City Limits #2 (Traces of Charlie)

(a seven-year follow-up to City Limits )

For Dickens, London was a magic lantern

he’d stomp through the muddy streets, ten miles every night

watching the faces, reading the names on the gravestones

hearing the voice of Mrs. Gamp prattling on in his head.

Now I look for traces of Charlie in Chicago, where he never set foot,

but where I moved when the ghost told me to keep moving

as if I ever needed convincing.

I walk up to the cemetery where Charlier’s no-good brother is buried

and to the library that has all the first editions

across the street from Bughouse Square

but that’s not where you find him.

It’s in the gnarled and peggoty faces of the men on the Ashland Street bus

going home from work on a rainy evening,

the snowy rooftops of the townhouses the roll slowly by

beneath the windows of the brown line train,

the smoke coming up from the smokestacks of the riverfront factories

and the neon lights that are like ruddy smears against the fog.

You can see the same faces he saw if you know where to look.

There’s Uriah Heep on the #65

Micawber on the blue line.

Wackford Squeers driving the little red bus

and Bentley Drummle oozing out of every Lincoln Park bar.

Esther Summerson in Andersonville with Tattycoram

and Dr. Marigold operating out of the trunk of his car

underneath the El tracks on Lake Street.

Reverend Chadband is preaching into a microphone outside of

the State Street Old Navy,

and Mr. Krook is running one of those smelly crud shops

on Chicago avenue, down the road from the wig district.

If you listen heard enough you can still hear the foghorns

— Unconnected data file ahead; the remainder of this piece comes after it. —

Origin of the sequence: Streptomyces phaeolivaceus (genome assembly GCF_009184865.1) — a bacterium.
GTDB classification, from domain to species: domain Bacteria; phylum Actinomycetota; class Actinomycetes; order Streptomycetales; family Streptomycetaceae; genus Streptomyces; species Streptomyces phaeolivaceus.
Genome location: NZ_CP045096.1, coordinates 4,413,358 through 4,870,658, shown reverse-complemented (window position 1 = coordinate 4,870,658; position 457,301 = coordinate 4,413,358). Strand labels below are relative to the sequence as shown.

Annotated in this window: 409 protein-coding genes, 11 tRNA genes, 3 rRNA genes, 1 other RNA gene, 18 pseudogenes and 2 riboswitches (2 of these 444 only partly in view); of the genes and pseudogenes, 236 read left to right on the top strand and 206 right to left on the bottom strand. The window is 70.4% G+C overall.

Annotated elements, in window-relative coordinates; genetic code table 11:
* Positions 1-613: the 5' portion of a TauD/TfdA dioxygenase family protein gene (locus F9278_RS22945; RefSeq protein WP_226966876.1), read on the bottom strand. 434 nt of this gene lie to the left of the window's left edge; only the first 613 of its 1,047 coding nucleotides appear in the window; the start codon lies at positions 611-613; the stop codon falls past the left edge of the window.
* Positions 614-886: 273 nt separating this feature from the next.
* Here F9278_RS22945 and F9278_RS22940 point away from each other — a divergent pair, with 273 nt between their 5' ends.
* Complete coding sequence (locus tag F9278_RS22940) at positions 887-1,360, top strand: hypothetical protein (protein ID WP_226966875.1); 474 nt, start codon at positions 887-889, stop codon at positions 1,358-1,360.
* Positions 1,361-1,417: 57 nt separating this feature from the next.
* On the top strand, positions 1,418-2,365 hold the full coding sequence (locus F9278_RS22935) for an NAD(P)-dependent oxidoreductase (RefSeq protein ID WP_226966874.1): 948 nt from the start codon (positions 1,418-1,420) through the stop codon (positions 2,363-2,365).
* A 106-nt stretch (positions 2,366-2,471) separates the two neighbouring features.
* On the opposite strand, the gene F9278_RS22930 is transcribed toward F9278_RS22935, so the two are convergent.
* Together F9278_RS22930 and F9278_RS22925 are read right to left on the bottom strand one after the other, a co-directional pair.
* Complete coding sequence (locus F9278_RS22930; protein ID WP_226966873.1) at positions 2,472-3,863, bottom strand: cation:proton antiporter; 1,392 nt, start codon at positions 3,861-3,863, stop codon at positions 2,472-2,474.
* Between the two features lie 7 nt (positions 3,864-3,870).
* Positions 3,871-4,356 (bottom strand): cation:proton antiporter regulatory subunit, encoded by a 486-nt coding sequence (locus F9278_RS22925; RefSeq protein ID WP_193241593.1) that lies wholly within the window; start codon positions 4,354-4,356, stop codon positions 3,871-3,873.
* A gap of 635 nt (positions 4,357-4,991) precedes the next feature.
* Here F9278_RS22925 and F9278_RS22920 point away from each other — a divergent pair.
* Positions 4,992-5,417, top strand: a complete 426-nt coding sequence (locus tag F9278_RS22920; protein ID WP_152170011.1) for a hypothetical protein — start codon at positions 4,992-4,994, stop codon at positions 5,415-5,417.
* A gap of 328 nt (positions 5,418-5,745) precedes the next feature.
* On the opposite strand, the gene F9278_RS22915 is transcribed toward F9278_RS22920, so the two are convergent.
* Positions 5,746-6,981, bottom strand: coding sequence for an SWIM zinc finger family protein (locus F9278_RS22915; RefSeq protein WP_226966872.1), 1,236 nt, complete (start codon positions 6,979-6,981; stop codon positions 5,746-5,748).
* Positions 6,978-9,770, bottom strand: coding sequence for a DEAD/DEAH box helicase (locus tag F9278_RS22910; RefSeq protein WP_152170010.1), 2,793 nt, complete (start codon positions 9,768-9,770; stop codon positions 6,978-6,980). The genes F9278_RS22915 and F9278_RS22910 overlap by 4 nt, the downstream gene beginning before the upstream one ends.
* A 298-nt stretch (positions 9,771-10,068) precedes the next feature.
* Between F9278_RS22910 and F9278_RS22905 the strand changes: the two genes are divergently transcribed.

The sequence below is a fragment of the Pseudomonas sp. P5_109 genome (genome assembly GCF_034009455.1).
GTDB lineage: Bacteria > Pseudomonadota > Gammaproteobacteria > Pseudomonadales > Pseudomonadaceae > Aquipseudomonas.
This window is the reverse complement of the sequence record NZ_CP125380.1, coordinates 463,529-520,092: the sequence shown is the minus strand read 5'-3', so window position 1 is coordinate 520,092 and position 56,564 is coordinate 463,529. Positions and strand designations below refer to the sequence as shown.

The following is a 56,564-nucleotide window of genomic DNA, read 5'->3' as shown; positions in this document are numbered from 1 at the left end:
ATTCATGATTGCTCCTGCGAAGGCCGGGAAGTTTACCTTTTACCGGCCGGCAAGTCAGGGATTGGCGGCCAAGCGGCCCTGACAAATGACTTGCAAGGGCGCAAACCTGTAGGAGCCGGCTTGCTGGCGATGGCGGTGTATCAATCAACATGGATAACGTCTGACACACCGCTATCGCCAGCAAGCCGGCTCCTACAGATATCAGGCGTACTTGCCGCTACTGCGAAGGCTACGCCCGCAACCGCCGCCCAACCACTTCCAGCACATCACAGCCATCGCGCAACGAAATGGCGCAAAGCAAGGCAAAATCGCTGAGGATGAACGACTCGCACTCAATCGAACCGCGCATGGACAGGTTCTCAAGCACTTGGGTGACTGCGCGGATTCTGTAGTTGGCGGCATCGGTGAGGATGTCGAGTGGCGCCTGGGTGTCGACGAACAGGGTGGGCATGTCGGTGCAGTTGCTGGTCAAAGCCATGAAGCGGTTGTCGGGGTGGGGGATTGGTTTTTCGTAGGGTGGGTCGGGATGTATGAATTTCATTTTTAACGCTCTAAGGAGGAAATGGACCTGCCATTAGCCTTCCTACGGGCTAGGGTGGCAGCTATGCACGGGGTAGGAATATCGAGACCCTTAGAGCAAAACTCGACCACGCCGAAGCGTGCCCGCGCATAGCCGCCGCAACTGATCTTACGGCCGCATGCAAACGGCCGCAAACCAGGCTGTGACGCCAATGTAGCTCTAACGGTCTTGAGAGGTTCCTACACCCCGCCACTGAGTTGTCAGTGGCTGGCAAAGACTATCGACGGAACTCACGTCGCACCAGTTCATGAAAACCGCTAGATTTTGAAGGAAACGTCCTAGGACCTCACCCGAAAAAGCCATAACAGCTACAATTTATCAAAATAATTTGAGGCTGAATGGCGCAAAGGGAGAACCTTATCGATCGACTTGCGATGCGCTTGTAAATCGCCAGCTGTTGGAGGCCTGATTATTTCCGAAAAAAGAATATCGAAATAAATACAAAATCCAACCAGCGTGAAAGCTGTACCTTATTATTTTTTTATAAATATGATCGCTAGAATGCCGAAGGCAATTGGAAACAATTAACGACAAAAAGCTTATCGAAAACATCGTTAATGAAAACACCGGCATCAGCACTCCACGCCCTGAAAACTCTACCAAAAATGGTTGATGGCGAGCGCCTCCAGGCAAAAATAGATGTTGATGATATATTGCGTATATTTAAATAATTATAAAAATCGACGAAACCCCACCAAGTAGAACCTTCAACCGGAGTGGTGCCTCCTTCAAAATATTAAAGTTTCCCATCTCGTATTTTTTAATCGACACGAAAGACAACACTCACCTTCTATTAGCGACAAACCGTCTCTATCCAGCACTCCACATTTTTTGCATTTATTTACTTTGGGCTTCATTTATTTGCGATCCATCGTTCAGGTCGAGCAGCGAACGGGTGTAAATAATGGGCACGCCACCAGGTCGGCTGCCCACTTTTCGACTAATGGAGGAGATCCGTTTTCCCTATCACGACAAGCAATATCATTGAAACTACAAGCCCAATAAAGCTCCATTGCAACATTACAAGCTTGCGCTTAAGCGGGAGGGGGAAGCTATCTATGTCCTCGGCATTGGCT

coming off the lake

and lord only knows what else.

I promised to keep moving

but put the keys on the chimleypiece

and let me put my fingers to them

when I am disposed.

This entry was posted in Poems. Bookmark the permalink.

3 Responses to City Limits #2 (Traces of Charlie)

  1. Awesome, Adam! Great to see you here.
    I know exactly the Chicago faces you mean, and I love your take. Now, I’ll never see them the same way.

  2. gnarlyoak says:

    I love the vivid imagery in this epic chicago tale. Told in a way reminiscent of Homer. Poem on!

  3. Tim Keeton says:

    Adam! Velcome back.

    Excellent piece. The imagery and examples are spot on.

    Rhyme on!
    (Thus spake the Undead)

Leave a Reply

Fill in your details below or click an icon to log in: Logo

You are commenting using your account. Log Out /  Change )

Google photo

You are commenting using your Google account. Log Out /  Change )

Twitter picture

You are commenting using your Twitter account. Log Out /  Change )

Facebook photo

You are commenting using your Facebook account. Log Out /  Change )

Connecting to %s